Have you ever wondered what it’s like to grow up relying on medications to control your behavior?
“There’s this frustration, this anxiousness, not knowing who I actually am without the medication,” says one individual treated since childhood for Attention Deficit Hyperactivity Disorder, according to reporter Madeliene Thomas. “When I go off [the medication] now, I can’t get through simple chores, errands, tasks, anything. The biggest thing I hate about it is that I’m a drug addict. If I’m being completely honest, I’m dependent on it. There’s a lot of anger and self-loathing that comes with that.”
It’s likely these feelings are shared by many who have been treated for ADHD with drugs. And while there’s no doubt that caring motives are behind the efforts of medical professionals treating these patients, some are searching for better, more compassionate solutions, including non-medical treatment options. I think many doctors would agree with the statement that Christian healer Mary Baker Eddy, author of Science and Health with Key to the Scriptures, wrote over a century ago: “Narcotics quiet mortal mind, and so relieve the body; but they leave both mind and body worse for this submission.” This puts that anger and self-loathing comment in a new light.
Could it be that love is the key to addressing these issues?
Love for others is expressed so clearly by a friend of mine who serves as a state governor. At one point, she had the opportunity to tour a group of schools and was pleased to find them orderly and clean. But she was concerned with the many children who were sitting quietly with almost a glaze over their eyes. Although we both agreed that probably not all of these children were on medication for ADHD, we both felt that medical treatment resulting in any student passivity should be reevaluated.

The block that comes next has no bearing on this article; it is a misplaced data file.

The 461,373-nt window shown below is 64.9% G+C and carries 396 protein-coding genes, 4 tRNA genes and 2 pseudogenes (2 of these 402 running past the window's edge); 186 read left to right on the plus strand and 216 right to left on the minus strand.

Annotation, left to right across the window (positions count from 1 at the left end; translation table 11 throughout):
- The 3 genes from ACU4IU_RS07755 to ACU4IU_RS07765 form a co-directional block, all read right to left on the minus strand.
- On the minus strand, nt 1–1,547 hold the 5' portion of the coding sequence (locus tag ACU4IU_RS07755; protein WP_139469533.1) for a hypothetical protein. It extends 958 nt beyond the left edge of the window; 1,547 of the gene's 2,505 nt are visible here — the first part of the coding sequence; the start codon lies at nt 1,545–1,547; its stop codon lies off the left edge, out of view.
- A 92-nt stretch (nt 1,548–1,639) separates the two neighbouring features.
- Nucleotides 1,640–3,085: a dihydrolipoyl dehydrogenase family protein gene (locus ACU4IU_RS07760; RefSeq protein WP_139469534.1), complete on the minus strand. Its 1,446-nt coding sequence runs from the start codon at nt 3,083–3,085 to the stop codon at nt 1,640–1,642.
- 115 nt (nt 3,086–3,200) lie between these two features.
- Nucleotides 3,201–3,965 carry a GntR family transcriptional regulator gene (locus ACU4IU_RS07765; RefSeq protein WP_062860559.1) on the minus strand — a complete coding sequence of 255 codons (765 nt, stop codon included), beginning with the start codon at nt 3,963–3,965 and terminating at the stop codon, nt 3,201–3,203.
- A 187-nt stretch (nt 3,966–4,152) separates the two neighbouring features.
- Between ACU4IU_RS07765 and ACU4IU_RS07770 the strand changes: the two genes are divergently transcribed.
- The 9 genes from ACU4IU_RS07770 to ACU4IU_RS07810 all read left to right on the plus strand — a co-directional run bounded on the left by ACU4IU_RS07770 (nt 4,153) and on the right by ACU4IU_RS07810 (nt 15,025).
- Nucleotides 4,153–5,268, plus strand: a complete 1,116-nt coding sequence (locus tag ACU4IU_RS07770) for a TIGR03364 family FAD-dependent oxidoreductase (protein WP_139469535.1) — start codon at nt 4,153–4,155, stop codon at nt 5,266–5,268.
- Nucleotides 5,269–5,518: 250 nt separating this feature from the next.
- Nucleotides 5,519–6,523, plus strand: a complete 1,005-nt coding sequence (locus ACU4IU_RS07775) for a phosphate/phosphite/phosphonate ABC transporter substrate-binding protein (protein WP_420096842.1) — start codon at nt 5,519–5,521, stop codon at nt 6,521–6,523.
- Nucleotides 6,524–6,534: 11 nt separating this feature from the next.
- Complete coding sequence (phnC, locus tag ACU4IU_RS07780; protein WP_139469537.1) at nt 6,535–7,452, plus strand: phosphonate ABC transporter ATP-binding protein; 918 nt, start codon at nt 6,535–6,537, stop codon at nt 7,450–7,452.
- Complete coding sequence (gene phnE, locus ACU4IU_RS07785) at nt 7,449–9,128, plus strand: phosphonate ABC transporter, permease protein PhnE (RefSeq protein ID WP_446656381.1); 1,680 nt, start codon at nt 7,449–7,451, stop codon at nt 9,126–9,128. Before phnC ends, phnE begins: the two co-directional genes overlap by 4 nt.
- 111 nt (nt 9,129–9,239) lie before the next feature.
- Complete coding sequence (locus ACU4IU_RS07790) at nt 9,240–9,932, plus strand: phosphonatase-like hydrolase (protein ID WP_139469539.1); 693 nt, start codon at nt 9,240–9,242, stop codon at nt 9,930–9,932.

Love inspires activity instead of inaction, compassion instead of apathy, humility instead of hubris. Eddy makes a great statement on the power of love: “Love enriches the nature, enlarging, purifying, and elevating it.” It has been my experience that this love is from the Divine and is available to each and every one of us.
Jesus demonstrated the power of divine Love to heal. He taught that each of us, created in God’s likeness, is complete, capable, and unlimited, and he proved this through his healing works. This healing message is just as potent today, including for the treatment of ADHD, as it was in Jesus’ time. On this basis, school personnel may feel the support of divine Love and perhaps find ways to draw out each child’s natural curiosity and focus of interest to bring real harmony to classrooms. Health, the expression of harmony, is the ultimate goal that medical professionals, teachers, and parents – actually all of us – strive for. And I believe love is the key.